Wednesday, April 28, 2010

A flywriting slumber and a gardening frenzy.

God famously provided fishes and loaves, one of his many miracles for a world he loves. As for me, I prefer to catch and release fish, and bread is something I take at communion and pack full of peanut butter and jam.

As much as I absolutely hate it, I can't simply fish from dawn to dusk. Believe me, if I were filthy rich or as enterprising and skilled as this gal, I'd do just that. At this point, however, I have neither the talent nor the money to travel around and find the right water at the right time.

The water level on the Poudre has risen substantially this past week. I still don't fully understand what constitutes a "runoff," but based on my experience yesterday, my favorite stretch of water has become less than fishable. What just one week ago was a calm pool with fish rising to the surface like Jiffy-Pop is now a fast-moving torrent, complete with tree branches jetting by on a surface too turbulent for my aging eyes to keep a dry fly in sight. I briefly - very briefly - ran a nymph through the stretch before promptly casting it into an overhanging tree branch. Frustrated by the change in conditions and stuck on the river with no additional leader material, I called it a day. I'll try and get motivated to explore some new water this weekend, but yesterday brought none of the familiar joys of "wetting a line."

I did spend a couple of hours on the bench to replenish some BWOs. Doggone it, they're still ugly, but they seem to catch fish.

With the fishing being slow, at least for me, I got "Garden 2010" operational. I won't bore you with the details of what was planted, other than to proudly state that I learned a few lessons from last year and avoided things like mini-canteloupe and rhubarb swiss chard this year. We also took a slightly different approach, planting fewer squash plants and putting a number of things in some elevated containers built with cheap lumber from Home Depot.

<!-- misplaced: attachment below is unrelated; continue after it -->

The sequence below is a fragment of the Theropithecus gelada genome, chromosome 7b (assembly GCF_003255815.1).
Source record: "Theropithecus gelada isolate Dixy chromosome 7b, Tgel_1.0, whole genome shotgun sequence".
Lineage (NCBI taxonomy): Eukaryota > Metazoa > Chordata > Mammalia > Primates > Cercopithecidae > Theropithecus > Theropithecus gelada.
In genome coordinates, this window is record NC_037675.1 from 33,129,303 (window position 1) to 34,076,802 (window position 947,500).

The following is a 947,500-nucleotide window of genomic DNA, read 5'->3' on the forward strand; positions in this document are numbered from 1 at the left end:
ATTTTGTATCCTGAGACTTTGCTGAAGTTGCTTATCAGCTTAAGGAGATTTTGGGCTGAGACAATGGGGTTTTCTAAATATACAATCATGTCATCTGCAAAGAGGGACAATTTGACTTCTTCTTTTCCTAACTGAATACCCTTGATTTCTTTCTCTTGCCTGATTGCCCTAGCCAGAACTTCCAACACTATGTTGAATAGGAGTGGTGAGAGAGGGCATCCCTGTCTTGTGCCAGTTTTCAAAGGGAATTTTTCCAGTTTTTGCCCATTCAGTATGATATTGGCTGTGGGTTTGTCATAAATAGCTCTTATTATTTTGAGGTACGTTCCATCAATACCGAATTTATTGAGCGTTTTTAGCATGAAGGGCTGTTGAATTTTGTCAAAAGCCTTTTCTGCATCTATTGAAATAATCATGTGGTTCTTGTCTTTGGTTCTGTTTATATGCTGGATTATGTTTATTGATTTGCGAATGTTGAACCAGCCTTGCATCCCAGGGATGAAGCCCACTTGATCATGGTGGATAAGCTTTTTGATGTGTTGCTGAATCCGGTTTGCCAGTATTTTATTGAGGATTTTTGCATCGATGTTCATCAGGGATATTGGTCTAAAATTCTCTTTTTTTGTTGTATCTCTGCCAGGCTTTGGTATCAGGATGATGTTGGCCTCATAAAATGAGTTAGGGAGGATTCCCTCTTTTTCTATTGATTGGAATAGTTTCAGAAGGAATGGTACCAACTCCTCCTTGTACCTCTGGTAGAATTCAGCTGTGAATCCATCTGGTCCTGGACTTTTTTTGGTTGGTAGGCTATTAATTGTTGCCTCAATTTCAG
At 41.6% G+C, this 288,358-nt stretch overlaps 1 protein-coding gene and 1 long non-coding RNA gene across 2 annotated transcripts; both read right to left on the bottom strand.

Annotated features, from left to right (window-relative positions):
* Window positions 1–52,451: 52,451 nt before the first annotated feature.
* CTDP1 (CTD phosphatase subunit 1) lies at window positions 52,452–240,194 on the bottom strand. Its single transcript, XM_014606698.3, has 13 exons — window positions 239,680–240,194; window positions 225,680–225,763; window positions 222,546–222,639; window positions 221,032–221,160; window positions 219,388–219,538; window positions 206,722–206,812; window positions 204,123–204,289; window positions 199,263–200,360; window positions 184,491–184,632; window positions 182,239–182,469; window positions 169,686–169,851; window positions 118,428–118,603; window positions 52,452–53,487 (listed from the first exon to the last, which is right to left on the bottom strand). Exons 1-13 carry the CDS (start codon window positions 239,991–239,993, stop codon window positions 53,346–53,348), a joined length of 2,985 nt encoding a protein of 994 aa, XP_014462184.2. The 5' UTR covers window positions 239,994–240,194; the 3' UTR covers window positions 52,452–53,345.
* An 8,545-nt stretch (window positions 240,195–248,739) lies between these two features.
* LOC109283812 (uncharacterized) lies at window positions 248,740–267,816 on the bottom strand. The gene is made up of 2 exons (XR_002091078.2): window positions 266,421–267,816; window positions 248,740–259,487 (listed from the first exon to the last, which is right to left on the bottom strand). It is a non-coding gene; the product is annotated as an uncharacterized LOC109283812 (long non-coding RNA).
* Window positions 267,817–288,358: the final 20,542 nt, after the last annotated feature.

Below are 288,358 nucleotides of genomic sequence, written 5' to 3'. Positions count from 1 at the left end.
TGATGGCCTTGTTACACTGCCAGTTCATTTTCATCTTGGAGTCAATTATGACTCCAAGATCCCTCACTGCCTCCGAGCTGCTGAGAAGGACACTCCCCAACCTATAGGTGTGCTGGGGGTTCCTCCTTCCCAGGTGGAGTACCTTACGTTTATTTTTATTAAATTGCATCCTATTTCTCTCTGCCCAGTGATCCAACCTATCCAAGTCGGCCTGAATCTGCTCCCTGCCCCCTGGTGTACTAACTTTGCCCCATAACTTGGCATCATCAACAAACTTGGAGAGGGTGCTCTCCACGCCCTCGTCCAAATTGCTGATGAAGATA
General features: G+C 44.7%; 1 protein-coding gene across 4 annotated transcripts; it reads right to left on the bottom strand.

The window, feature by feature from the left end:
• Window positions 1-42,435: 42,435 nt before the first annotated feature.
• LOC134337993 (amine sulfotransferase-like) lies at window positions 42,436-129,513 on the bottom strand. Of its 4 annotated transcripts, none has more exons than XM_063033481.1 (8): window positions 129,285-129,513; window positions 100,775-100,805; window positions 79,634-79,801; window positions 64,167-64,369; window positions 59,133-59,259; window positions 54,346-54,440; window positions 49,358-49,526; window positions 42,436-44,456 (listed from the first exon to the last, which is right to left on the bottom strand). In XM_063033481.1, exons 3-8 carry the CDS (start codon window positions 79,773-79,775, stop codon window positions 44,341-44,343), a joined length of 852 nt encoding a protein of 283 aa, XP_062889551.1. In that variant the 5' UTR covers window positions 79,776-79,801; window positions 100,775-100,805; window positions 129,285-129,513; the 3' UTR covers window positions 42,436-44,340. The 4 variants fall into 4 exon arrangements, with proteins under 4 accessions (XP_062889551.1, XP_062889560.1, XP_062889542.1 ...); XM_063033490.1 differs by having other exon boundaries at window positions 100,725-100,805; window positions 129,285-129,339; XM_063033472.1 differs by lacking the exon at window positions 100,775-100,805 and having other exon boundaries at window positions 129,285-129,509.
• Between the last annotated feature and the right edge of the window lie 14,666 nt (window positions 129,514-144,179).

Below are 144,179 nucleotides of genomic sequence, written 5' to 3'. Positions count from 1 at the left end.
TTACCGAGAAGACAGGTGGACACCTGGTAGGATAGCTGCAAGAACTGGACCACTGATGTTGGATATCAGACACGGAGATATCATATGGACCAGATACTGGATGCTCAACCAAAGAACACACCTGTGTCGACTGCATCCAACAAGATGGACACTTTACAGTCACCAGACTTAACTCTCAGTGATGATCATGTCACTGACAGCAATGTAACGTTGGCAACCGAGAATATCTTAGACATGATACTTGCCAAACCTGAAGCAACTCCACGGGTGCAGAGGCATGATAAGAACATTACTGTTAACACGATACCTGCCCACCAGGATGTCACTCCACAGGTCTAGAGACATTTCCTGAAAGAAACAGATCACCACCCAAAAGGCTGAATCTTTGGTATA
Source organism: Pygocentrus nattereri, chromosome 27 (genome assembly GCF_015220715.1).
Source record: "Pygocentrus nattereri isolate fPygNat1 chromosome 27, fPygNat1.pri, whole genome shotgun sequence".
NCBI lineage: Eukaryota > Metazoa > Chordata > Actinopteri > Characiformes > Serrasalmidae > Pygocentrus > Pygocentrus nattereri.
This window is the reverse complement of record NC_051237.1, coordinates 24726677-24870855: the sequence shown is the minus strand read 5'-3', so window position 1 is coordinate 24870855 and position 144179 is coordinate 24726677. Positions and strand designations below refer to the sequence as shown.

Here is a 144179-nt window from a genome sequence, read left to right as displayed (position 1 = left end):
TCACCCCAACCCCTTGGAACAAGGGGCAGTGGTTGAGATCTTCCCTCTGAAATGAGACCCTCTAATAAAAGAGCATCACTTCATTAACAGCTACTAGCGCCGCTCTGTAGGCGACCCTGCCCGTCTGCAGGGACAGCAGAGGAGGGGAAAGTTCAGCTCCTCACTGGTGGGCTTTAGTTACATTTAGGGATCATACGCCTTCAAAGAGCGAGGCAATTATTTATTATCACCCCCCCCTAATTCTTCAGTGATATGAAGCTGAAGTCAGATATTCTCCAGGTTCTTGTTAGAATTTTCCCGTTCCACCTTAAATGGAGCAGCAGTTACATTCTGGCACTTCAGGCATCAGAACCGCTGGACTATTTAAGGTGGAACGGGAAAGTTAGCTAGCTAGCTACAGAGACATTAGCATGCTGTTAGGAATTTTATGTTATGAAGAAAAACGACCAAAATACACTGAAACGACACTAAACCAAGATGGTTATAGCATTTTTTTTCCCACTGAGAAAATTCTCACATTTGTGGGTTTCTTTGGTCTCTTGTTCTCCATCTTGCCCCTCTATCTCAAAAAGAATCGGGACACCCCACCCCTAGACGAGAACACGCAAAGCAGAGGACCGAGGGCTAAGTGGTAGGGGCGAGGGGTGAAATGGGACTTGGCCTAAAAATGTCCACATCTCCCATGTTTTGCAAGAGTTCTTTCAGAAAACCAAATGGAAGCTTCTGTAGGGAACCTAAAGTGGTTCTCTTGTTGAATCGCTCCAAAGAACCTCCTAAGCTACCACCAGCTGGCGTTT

I also added some "conversation pieces" and a sign outlining the requirements for access to the garden.  The garden will generally be open for viewing, but a few unwanted guests will be barred from entry, and certain other guests will have to pass a rigorous background investigation prior to being admitted.  The foreman of the whole operation, Arnie, will of course have free reign, since he knows the rules and supervised the construction.

Sorry Chris and Heather, but Brooke, Kyra, Ezra, and Aspen will have to go through the clearance procedures.   

 We'll see what it produces this year.  With any luck, and absent a repeat of last June's ridiculous hailstorm, I'll have food growing by June and be largely done with it by the time the "runoff" ends, free to once again focus my free time on pulling fat rainbows out of fishable water.

Who knows?  Maybe I'll even be able to tie a decent BWO by then.

Wishing all you fishermen a bountiful harvest this summer!

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